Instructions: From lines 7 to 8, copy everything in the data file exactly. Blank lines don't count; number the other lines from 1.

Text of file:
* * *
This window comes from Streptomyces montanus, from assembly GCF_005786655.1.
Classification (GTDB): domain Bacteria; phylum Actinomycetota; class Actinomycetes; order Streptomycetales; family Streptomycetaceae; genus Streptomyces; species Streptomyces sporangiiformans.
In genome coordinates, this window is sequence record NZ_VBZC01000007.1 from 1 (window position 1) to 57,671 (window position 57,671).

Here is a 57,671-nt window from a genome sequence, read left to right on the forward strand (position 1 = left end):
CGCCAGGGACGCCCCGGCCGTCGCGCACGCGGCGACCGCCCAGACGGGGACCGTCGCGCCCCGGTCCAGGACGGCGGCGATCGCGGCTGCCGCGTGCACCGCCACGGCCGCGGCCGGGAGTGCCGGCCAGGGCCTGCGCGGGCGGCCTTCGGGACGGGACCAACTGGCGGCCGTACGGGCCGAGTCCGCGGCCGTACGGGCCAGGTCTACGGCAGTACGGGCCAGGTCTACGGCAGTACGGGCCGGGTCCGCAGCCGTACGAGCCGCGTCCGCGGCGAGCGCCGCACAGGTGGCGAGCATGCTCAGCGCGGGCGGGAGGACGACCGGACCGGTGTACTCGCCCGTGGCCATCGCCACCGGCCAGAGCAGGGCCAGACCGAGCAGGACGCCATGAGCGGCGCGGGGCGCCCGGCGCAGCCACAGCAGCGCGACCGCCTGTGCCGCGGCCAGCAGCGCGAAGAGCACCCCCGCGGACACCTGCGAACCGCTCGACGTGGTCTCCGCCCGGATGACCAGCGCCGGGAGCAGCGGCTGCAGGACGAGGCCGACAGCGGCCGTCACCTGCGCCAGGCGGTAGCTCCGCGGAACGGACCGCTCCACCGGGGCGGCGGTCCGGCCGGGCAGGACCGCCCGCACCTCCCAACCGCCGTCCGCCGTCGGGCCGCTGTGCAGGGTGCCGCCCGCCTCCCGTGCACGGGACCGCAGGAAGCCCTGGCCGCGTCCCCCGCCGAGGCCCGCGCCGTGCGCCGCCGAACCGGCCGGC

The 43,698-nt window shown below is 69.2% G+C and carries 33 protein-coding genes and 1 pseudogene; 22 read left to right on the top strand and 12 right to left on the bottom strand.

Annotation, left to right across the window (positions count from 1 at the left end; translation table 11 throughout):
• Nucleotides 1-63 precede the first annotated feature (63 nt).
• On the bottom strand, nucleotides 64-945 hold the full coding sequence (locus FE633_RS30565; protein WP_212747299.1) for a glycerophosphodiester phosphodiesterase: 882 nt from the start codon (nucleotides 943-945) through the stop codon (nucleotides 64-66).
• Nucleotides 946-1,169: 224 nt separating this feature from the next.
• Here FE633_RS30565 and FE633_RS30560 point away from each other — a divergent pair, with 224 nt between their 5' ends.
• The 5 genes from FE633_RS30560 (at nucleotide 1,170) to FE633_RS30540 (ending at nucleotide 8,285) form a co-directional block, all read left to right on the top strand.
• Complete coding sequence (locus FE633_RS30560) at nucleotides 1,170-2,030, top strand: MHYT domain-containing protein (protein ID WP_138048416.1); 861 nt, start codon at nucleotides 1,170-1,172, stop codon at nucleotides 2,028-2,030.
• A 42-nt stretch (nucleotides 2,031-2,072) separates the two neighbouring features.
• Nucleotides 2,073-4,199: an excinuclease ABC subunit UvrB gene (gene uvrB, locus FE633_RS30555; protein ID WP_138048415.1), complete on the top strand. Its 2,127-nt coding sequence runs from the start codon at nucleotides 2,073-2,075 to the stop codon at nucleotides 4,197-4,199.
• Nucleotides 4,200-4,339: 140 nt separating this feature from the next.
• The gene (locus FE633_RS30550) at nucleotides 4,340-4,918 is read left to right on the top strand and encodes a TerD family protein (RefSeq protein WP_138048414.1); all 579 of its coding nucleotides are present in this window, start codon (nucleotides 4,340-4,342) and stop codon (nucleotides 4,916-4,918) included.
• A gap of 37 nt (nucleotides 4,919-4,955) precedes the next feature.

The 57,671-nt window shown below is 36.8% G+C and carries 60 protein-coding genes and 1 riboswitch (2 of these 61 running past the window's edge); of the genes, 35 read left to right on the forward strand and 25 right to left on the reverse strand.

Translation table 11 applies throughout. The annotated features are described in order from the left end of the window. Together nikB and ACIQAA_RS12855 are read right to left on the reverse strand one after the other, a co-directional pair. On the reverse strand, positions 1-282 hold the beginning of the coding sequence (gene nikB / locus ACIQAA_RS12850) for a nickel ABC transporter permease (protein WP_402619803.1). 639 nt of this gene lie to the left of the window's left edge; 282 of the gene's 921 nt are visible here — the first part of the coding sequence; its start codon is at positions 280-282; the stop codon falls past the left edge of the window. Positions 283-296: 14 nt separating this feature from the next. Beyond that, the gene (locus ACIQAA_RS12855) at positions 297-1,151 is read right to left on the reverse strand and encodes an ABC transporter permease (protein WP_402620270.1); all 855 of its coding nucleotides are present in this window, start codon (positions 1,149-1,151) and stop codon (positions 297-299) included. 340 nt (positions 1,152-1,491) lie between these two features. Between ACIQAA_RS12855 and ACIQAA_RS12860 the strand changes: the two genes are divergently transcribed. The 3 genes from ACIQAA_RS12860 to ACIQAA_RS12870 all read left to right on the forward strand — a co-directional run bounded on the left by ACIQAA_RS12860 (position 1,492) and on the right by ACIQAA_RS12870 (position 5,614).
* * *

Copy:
Annotation, left to right across the window (positions count from 1 at the left end; translation table 11 throughout):
• Nucleotides 1-63 precede the first annotated feature (63 nt).